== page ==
Particles increase the risk of depression · Health and Science

Particles increase the risk of depression · Health and Science

Where does this news come from?

In De Standaard of 11 September 2023, journalist Maxi Eckert describes recently published research among a large group of Belgians on the impact of fine particulate matter on health: Young people and adults who live in a neighborhood with a lot of airborne particles have an average of 10% more visits to their GP Of citizens who live in a neighborhood with relatively healthy air (1). The article links asthma, cardiovascular disease, and depression: “Air pollution is known to promote depression.” What Luc Bruyneel, who led the research, confirms (2): ‘The effects of air pollution are very broad, both physically and mentally.’

There is a lot of research on the relationship between living in polluted air and depression. A recent review study (2022) looks at 39 studies that investigated this association (3). A distinction is made between the type of air pollution: i.e. pollutants dispersed in the air (PM, NOx, SOx and CO). Particulate matter (PM) is expressed as the size of dust particles: PM2.5 are all particles up to 2.5 micrometers in size. The researchers calculated that every increase of 10 micrograms/m3 of PM2.5 in a residential area increases the risk of depression by 7%. For nitrogen dioxide, the risk of depression increases by 4% for every increase of 10 µg/m3. There are not enough data for sulfur oxide and carbon dioxide to draw conclusions. In their analysis, the researchers took into account as many influencing factors as possible (socioeconomic differences, smoking behavior, age, etc.). The conclusion is that exposure to polluted air increases the risk of depression.

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(1) De Standard September 11, 2023. The higher the air quality, the more visits to the doctor. Maxi Eckert.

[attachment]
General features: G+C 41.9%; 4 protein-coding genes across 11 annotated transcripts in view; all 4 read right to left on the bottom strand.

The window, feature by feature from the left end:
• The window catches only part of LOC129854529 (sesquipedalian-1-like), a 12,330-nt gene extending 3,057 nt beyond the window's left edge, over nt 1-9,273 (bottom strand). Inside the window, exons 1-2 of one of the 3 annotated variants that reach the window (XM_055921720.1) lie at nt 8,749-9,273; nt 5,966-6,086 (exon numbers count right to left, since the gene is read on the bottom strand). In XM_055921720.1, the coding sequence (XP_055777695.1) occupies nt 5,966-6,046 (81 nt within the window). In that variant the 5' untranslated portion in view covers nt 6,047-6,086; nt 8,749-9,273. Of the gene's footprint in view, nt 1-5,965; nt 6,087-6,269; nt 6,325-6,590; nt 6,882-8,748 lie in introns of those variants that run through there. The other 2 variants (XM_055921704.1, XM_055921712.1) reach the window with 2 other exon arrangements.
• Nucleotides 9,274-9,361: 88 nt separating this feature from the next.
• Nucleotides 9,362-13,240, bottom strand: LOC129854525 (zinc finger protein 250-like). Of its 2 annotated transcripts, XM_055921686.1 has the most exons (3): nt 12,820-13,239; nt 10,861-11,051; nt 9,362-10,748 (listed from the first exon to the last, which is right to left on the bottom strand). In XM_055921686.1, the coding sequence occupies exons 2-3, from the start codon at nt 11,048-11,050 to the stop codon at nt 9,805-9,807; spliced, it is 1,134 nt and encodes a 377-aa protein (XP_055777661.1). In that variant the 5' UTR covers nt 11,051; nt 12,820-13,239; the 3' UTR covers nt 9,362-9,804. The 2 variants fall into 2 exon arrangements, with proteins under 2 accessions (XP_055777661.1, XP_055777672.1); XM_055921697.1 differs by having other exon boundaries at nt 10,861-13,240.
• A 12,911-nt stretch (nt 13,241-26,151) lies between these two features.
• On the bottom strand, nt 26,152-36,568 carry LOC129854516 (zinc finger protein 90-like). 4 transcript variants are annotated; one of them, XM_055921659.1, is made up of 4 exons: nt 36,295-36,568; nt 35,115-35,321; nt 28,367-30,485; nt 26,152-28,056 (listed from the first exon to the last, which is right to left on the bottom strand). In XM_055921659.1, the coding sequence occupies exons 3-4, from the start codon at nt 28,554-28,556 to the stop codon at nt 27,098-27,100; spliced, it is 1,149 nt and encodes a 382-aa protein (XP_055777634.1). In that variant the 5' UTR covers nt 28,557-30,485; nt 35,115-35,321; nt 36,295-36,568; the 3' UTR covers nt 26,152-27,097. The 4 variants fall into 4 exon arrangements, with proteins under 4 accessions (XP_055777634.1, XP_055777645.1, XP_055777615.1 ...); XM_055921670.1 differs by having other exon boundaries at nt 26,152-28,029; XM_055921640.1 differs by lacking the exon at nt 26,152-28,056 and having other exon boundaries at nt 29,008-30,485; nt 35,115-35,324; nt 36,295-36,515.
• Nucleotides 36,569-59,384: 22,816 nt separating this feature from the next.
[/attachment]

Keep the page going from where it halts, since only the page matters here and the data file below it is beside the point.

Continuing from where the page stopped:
How should you interpret this news?

Particulate matter is now considered the most dangerous air pollutant. “Fine” refers to the size of the dust particles. They are so small that they can penetrate deeply into the smallest lung particles.

The overall study found a clear link between depression and exposure to polluted air. This does not prove that polluted air can cause depression. It remains a matter of speculation about exactly how this connection works. Long-term exposure to polluted air may lead to inflammatory processes in the body that may lead to an imbalance in the hormonal systems or transmitting substances (neurotransmitters) in the brain. Immunity may decrease as a result of ambient air pollution.


Fine particles are harmful to health and lead to more visits to the doctor. This is clear from new Belgian research. The damage to health is not only physical, but also mental. There is already a clear link between long-term exposure to particulate matter and depression, which has already been proven in previous well-conducted research. Scientists have not yet figured out exactly how to explain this association.


(2) A Franken, E Bijens, C Hormans et al. Association of air pollution and green spaces with all-cause general practitioner and emergency room visits: a cross-sectional study of young people and adults living in Belgium. Environmental Research 2023;236:116713. ISSN 0013-9351.

(3) E Borrone, A Pisatori, in Bolati al. Air pollution exposure and depression: an updated comprehensive systematic review and meta-analysis. Environmental Pollution 2022 ; 292,118245.

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